I probably am, but in all truthfulness, there’s not really any way to know for sure yet. As I mentioned earlier, this entire issue mainly hinges upon these mysteries, without providing much in the way of context or resolution for them. I admire the guts it takes to drop readers into a story like this and trust them to figure things out for themselves, but I also worry that Bunn may be relying a bit too much on these mysteries. It’s not that there aren’t other aspects of this issue that are enjoyable (I’m especially fond of Saiz’s art — his characters are as appealingly rendered as ever, and his coloring work on the constructs and enemy creatures is absolutely gorgeous), but simply that every part of this issue exists to raise these questions — this is even why all the characterization focuses on John, Krona, and Guy, the characters who drive the mysteries, leaving everybody else a bit vaguely defined for the time being. The problem is, if readers aren’t invested in answering these questions, then they’ve got little reason to return next month — and if the answers eventually turn out to be let-downs, readers may regret ever sticking with the book in the first place.
Fortunately, we’re still far off from that point, and I am interested enough in the mysteries here that I plan to return next month to see them play out. Mark, what about you? Did you latch onto these mysteries and the questions surrounding emotion they raise, or was there something different that caught your attention? Do you have any more thoughts on Saiz’s art? And how many issues into this do you think we’re gonna get before John blows up a planet?
Mark: Can you imagine? Poor John Stewart. Two exploded planets can be forgiven, but three and we’re talking a pattern of behavior.
Spencer, I think you’re onto something with the combination of rage and will being aggression. We perhaps tend to think of aggression with a slightly negative connotation, but that’s not necessarily the case. It’s how that aggressiveness is directed that can be problematic, which is true of almost everything. I know the rules of Johns’ Green Lantern universe don’t really allow for anything else, but the idea that willpower can’t be just as evil as rage or greed has always seemed reductive to me. Introducing a combination green/red lantern that is aggression, if that is in fact what Bunn is doing (and who knows!), could be an interesting way to explore the more grey areas of the emotional spectrum. So while the matter-erasing creatures and the rage war-machine don’t particularly interest me at the moment, I am curious to find out what the deal with Guy Gardner’s new dual wielding ability is.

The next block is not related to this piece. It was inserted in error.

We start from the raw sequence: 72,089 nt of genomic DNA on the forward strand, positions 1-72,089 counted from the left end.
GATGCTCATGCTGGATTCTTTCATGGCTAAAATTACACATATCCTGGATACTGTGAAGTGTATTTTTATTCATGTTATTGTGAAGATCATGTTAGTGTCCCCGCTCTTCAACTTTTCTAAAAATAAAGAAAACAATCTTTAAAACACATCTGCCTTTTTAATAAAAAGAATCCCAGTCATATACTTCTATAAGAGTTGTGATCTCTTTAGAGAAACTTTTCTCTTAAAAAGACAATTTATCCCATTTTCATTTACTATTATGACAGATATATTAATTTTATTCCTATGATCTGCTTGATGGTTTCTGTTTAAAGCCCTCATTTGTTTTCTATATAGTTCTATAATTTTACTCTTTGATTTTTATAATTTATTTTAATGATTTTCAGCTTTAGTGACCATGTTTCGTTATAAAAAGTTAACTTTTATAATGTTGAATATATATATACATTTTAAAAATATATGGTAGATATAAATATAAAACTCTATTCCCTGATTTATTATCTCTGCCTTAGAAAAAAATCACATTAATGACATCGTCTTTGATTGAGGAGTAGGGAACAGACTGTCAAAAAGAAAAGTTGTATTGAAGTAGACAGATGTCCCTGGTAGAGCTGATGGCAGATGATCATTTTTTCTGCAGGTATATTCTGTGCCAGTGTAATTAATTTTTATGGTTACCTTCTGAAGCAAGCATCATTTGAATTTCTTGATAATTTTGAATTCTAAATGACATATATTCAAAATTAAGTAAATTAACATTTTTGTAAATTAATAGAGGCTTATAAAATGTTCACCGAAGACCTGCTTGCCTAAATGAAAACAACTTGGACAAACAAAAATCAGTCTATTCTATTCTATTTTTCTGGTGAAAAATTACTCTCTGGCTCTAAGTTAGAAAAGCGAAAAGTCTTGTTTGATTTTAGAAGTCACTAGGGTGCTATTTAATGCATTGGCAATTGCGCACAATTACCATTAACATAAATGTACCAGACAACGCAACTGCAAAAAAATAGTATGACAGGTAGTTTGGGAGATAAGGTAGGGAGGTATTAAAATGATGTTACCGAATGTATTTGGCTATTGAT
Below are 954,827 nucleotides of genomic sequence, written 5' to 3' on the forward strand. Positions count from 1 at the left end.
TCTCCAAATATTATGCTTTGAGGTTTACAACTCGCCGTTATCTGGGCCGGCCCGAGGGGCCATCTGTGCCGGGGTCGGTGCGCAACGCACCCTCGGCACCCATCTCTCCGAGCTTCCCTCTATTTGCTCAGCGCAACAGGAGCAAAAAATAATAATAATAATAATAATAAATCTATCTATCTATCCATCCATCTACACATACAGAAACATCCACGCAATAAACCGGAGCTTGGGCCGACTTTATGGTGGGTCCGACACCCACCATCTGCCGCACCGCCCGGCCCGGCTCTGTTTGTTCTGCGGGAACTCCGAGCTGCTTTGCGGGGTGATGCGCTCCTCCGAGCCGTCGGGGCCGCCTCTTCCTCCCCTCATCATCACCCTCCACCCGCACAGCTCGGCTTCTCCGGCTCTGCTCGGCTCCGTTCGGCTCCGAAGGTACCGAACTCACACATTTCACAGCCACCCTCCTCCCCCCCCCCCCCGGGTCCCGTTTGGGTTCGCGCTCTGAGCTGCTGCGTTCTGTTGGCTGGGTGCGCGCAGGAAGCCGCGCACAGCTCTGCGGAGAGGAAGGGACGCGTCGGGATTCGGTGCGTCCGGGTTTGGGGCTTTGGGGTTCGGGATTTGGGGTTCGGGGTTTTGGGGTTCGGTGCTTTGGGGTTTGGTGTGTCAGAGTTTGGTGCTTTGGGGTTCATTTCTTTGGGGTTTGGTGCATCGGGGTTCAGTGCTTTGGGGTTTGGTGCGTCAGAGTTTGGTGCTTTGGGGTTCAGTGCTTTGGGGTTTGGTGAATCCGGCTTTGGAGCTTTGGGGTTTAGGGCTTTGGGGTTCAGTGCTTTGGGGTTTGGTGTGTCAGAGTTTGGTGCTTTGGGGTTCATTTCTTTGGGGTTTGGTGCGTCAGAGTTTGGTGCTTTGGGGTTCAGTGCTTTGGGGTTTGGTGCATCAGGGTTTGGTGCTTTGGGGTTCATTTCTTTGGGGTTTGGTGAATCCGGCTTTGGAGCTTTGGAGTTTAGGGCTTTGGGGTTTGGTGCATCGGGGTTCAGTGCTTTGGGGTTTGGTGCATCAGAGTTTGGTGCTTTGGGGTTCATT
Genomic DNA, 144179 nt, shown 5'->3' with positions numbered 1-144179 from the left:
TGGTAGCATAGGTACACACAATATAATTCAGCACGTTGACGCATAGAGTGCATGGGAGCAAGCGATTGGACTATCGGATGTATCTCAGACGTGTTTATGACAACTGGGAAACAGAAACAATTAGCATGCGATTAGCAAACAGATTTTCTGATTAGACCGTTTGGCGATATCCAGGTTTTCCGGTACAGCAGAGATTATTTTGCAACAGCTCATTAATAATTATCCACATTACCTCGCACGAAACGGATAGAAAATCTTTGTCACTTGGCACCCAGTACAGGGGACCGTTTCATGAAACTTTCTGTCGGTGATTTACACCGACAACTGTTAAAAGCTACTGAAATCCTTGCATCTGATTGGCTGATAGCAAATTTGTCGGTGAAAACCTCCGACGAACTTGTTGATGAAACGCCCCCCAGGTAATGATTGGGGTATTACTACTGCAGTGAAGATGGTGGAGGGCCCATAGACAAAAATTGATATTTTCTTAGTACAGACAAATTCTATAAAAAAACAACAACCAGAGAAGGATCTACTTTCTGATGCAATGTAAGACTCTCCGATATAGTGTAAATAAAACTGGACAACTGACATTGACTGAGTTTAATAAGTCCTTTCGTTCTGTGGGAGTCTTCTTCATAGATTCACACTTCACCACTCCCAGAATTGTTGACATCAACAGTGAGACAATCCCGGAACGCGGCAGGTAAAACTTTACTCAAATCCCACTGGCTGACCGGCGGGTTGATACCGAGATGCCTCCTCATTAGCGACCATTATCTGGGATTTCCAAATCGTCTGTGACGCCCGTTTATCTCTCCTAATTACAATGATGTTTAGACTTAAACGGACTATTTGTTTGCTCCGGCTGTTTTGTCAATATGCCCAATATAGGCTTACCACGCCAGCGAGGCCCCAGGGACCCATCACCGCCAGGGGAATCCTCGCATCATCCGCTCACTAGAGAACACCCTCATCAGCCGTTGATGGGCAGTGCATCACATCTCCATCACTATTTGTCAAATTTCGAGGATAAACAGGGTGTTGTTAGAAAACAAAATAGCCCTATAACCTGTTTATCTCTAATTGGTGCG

Speaking of Guy, I also agree that his transformation at the hands of Saiz from bad haircut rage bear to Sean Cody-ready space hunk is great (I recommend not Googling that reference if you’re at work). Saiz’s art in general is top notch this issue, and I especially like the colored outline given to each ring bearer that glows according to the ring they’re equipping. Of course Guy’s is split right down the middle.
There’s always risk in dropping readers right into the center of a story with basically no context and only the bare minimum of explanation, but in this case I wonder if the thinness of the supporting player’s characterization isn’t a conscious choice by Bunn. Even with the bare minimum possible explanation so as to not be incomprehensible, there’s still a lot of expositing going on in this issue. Just trying to explain what Krona’s deal is (without, you know, actually explaining what Krona’s deal is) takes up a sizable chunk of the issue’s middle. So trying to nail down strong motivations and personalities for everyone right off the bat is probably untenable in 20 or so pages. Still, there’s no shortage of mysteries being piled on here, and while that makes for an interesting hook (and I’m definitely on board to see how it develops), it’s not super sustainable long term.
The promotional copy for Green Lantern: The Lost Army promises “an incredible journey of discovery, survival, morality, and heartbreak” so it seems like Bunn has a lot planned in the issues ahead. There’s enough here to keep me interested, and, Spencer, I can’t wait to find out if your prognostications are correct.